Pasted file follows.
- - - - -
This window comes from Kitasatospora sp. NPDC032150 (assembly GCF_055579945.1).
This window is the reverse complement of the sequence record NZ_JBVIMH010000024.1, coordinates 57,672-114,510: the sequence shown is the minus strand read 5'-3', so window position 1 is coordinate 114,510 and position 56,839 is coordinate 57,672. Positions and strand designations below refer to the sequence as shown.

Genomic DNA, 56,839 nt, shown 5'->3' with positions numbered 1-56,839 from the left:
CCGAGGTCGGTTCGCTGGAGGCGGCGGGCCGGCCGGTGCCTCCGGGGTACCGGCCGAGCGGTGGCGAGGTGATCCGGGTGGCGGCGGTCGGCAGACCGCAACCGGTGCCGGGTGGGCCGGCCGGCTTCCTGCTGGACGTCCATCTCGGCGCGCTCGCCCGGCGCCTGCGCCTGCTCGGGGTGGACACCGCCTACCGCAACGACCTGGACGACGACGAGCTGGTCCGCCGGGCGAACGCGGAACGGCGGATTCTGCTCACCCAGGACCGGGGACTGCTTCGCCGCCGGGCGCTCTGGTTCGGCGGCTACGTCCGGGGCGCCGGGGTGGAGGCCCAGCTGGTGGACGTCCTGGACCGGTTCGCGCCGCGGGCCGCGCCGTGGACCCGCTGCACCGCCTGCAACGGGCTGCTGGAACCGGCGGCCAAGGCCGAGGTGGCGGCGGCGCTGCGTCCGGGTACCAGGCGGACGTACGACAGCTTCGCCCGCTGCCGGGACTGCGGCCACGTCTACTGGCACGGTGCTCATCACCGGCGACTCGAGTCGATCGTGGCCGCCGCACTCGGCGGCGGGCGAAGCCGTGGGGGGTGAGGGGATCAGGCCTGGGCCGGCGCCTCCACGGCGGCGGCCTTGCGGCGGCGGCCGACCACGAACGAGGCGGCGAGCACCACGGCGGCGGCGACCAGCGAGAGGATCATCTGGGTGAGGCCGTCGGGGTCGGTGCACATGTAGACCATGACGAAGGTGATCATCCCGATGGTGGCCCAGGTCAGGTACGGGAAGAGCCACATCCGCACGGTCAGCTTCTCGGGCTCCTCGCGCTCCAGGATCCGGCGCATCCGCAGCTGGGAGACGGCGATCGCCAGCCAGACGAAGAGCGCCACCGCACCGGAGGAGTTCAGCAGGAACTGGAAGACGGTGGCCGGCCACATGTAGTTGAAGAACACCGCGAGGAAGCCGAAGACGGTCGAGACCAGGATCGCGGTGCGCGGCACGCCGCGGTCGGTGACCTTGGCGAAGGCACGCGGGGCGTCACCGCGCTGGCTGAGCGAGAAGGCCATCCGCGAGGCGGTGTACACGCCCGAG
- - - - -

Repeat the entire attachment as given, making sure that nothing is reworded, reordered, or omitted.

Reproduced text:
This window comes from Kitasatospora sp. NPDC032150 (assembly GCF_055579945.1).
This window is the reverse complement of the sequence record NZ_JBVIMH010000024.1, coordinates 57,672-114,510: the sequence shown is the minus strand read 5'-3', so window position 1 is coordinate 114,510 and position 56,839 is coordinate 57,672. Positions and strand designations below refer to the sequence as shown.

Genomic DNA, 56,839 nt, shown 5'->3' with positions numbered 1-56,839 from the left:
CCGAGGTCGGTTCGCTGGAGGCGGCGGGCCGGCCGGTGCCTCCGGGGTACCGGCCGAGCGGTGGCGAGGTGATCCGGGTGGCGGCGGTCGGCAGACCGCAACCGGTGCCGGGTGGGCCGGCCGGCTTCCTGCTGGACGTCCATCTCGGCGCGCTCGCCCGGCGCCTGCGCCTGCTCGGGGTGGACACCGCCTACCGCAACGACCTGGACGACGACGAGCTGGTCCGCCGGGCGAACGCGGAACGGCGGATTCTGCTCACCCAGGACCGGGGACTGCTTCGCCGCCGGGCGCTCTGGTTCGGCGGCTACGTCCGGGGCGCCGGGGTGGAGGCCCAGCTGGTGGACGTCCTGGACCGGTTCGCGCCGCGGGCCGCGCCGTGGACCCGCTGCACCGCCTGCAACGGGCTGCTGGAACCGGCGGCCAAGGCCGAGGTGGCGGCGGCGCTGCGTCCGGGTACCAGGCGGACGTACGACAGCTTCGCCCGCTGCCGGGACTGCGGCCACGTCTACTGGCACGGTGCTCATCACCGGCGACTCGAGTCGATCGTGGCCGCCGCACTCGGCGGCGGGCGAAGCCGTGGGGGGTGAGGGGATCAGGCCTGGGCCGGCGCCTCCACGGCGGCGGCCTTGCGGCGGCGGCCGACCACGAACGAGGCGGCGAGCACCACGGCGGCGGCGACCAGCGAGAGGATCATCTGGGTGAGGCCGTCGGGGTCGGTGCACATGTAGACCATGACGAAGGTGATCATCCCGATGGTGGCCCAGGTCAGGTACGGGAAGAGCCACATCCGCACGGTCAGCTTCTCGGGCTCCTCGCGCTCCAGGATCCGGCGCATCCGCAGCTGGGAGACGGCGATCGCCAGCCAGACGAAGAGCGCCACCGCACCGGAGGAGTTCAGCAGGAACTGGAAGACGGTGGCCGGCCACATGTAGTTGAAGAACACCGCGAGGAAGCCGAAGACGGTCGAGACCAGGATCGCGGTGCGCGGCACGCCGCGGTCGGTGACCTTGGCGAAGGCACGCGGGGCGTCACCGCGCTGGCTGAGCGAGAAGGCCATCCGCGAGGCGGTGTACACGCCCGAG